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A Preliminary Research Report on the Philippines’ Submissions on the Legal Status of the Maritime Features in the South China Sea Arbitration

`Time: 2016-6-6 15:50:24     Author: manager

  Research Group for the South China Sea Arbitration
China Law Society

In its unilaterally initiated South China Sea arbitration, the Philippines requests the Arbitral Tribunal to declare, inter alia, the nature and maritime entitlements of only what it describes as maritime features “occupied or controlled by China”. The Philippines argues that China’s claim to entitlements of 200 nautical miles and more, based on certain rocks, low-tide elevations and submerged features in the South China Sea, is inconsistent with the United Nations Convention on the Law of the Sea (hereinafter “Convention”). This research report seeks to make a preliminary study on the Philippines’ submissions on the legal status of the maritime features, with respect to the Philippines’ claims and the Tribunal’s Award on Jurisdiction and Admissibility.

 

This research report considers that the essence of the Philippines’ submissions on the legal status of the maritime features in the arbitral proceedings relates to territorial sovereignty and maritime delimitation. The former is beyond the scope of the Convention and does not concern the interpretation or application of the Convention. The latter falls within the scope of the declaration filed by China in 2006 pursuant to Article 298 of the Convention. Both exclude the applicability of the compulsory dispute settlement procedures of the Convention, including compulsory arbitration.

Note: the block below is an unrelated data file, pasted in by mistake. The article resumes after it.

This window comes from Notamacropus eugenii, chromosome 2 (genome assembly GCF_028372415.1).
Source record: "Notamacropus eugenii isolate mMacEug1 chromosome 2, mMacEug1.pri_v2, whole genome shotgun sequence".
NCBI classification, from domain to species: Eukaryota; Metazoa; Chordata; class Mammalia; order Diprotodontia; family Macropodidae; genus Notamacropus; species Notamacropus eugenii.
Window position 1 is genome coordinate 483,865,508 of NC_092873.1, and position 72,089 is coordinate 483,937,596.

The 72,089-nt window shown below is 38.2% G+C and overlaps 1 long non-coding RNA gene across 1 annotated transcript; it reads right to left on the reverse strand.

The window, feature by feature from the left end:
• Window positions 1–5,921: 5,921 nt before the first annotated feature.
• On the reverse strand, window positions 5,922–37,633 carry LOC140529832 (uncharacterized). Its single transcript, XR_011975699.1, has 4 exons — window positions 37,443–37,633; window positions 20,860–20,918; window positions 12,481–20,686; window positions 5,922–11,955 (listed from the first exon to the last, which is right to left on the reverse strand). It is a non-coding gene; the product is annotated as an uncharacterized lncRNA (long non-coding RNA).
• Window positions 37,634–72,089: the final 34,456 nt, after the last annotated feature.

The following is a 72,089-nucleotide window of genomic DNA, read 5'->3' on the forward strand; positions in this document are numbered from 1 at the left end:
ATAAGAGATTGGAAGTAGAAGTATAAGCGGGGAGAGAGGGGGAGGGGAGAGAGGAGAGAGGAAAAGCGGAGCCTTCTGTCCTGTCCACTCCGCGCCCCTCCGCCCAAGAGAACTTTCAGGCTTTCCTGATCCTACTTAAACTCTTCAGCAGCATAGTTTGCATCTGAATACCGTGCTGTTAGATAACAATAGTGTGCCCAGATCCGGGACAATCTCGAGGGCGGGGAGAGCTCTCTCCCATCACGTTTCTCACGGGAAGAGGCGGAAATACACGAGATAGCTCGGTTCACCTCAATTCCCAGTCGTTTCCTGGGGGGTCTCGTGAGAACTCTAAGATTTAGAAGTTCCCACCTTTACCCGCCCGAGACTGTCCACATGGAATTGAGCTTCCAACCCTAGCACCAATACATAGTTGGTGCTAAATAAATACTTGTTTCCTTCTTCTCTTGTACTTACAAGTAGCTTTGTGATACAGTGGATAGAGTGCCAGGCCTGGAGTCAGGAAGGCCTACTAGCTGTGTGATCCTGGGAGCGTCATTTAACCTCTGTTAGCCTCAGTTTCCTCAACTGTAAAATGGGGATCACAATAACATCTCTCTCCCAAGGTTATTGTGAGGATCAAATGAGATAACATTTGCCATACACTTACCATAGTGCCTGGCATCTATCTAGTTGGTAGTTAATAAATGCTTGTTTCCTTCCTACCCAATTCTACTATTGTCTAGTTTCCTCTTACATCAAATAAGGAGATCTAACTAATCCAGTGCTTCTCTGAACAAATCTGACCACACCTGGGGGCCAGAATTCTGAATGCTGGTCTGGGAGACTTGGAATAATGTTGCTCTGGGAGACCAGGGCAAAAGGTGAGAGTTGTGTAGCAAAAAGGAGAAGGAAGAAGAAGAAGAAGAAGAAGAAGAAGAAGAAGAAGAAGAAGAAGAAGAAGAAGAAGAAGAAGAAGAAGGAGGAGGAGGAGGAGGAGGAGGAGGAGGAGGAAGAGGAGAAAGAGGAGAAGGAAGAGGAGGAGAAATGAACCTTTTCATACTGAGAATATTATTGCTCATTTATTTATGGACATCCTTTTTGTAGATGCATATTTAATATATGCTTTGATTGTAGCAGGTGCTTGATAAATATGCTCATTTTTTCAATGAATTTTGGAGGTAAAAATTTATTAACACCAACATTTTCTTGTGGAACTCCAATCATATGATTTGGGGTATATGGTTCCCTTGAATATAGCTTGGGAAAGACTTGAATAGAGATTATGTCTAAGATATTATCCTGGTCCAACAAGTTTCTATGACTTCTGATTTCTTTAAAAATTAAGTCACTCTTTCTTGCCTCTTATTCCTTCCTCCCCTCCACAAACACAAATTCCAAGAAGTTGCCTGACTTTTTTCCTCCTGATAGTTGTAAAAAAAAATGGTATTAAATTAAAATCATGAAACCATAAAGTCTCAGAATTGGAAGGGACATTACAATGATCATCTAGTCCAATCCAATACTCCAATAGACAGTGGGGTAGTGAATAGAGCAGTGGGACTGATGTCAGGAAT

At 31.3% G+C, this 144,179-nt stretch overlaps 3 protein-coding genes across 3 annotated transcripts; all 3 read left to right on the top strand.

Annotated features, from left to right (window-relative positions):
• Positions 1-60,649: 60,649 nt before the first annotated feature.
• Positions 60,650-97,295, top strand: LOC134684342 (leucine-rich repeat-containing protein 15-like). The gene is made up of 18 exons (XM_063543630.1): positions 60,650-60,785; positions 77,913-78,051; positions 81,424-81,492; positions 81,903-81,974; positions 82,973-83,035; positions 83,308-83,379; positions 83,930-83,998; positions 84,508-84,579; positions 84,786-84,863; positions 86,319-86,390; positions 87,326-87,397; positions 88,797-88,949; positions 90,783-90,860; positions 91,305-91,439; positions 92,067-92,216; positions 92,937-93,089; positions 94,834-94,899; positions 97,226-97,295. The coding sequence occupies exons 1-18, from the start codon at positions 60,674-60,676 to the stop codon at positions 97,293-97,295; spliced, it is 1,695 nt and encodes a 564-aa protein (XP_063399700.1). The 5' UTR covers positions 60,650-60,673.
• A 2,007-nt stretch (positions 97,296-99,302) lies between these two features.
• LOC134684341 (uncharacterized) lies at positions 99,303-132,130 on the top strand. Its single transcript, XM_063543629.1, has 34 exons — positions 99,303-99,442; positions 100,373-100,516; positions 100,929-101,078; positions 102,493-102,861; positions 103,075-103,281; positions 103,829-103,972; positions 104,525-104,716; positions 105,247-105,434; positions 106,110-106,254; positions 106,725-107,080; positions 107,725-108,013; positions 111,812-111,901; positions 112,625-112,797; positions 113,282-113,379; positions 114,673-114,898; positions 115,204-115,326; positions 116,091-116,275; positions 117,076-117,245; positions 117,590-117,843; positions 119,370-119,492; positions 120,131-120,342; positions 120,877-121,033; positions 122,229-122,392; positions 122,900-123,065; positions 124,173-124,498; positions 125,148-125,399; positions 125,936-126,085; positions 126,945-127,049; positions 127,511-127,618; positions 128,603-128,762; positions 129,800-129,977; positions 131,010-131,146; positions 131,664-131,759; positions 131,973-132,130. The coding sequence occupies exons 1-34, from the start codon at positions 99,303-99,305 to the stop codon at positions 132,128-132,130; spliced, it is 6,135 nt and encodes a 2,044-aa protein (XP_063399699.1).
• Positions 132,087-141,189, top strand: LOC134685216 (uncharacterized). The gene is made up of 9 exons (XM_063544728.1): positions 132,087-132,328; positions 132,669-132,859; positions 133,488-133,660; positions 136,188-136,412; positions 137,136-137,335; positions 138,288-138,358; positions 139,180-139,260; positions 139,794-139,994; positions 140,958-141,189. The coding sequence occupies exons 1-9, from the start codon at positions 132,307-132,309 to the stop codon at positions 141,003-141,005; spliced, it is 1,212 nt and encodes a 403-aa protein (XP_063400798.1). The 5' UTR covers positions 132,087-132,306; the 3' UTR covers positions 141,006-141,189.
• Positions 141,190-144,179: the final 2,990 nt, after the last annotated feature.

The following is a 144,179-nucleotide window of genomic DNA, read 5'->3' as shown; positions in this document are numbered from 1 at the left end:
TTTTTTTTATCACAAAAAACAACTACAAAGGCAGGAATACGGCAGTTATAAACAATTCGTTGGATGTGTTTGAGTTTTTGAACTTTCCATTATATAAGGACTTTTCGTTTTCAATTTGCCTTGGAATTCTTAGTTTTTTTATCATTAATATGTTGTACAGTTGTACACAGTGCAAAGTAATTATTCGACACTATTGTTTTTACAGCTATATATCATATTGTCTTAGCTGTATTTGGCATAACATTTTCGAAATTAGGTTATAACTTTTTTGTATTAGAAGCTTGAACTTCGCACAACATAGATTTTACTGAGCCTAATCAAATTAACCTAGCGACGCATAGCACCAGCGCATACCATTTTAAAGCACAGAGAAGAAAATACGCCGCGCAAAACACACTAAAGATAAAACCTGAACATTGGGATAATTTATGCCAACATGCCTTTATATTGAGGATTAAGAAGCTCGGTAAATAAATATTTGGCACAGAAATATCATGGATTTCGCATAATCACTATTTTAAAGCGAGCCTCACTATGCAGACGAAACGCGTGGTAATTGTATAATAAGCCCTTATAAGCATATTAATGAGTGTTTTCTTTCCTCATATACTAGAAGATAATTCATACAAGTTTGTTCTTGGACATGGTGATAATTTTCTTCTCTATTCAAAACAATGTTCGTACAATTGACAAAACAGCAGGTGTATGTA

This research report considers that the Philippines misrepresents both in fact and law, in an attempt (i) to circumvent the twofold jurisdictional hurdle concerning territorial sovereignty and maritime delimitation in the phrase of the jurisdiction and admissibility; and (ii) to dissect China’s Nansha Islands and Zhongsha Islands and minimize their maritime entitlements, and thus to maximize the Philippines’ own claims in the merits phrase. The Philippines’ claims are mainly built upon indirect evidences that are either factually doubtful or legally irrelevant.

 

This research report considers that the Tribunal’s Award on Jurisdiction and Admissibility is flawed both in the fact-finding and legal reasoning. The Tribunal fails to pierce the veil of the Philippines’ cunningly packaged submissions on the legal status of the maritime features, but endorses the Philippines’ circumvention of the jurisdictional hurdle. The Tribunal has deviated itself from the justice and prudence, which is fundamental for the third-party procedures. In light of the manifest lack of jurisdiction and biased position on the part of the Tribunal, its awards, both that on jurisdiction and admissibility and that forthcoming on merits, are nothing but ultra vires.

 

This research report considers that the South China Sea arbitration will not assist the resolving of the real disputes between China and the Philippines; nor will it contribute to the clarification of the provisions of the Convention. Instead, it would result in the fragmentation of awards, and undermine the international legal order for the seas and oceans including the Convention.


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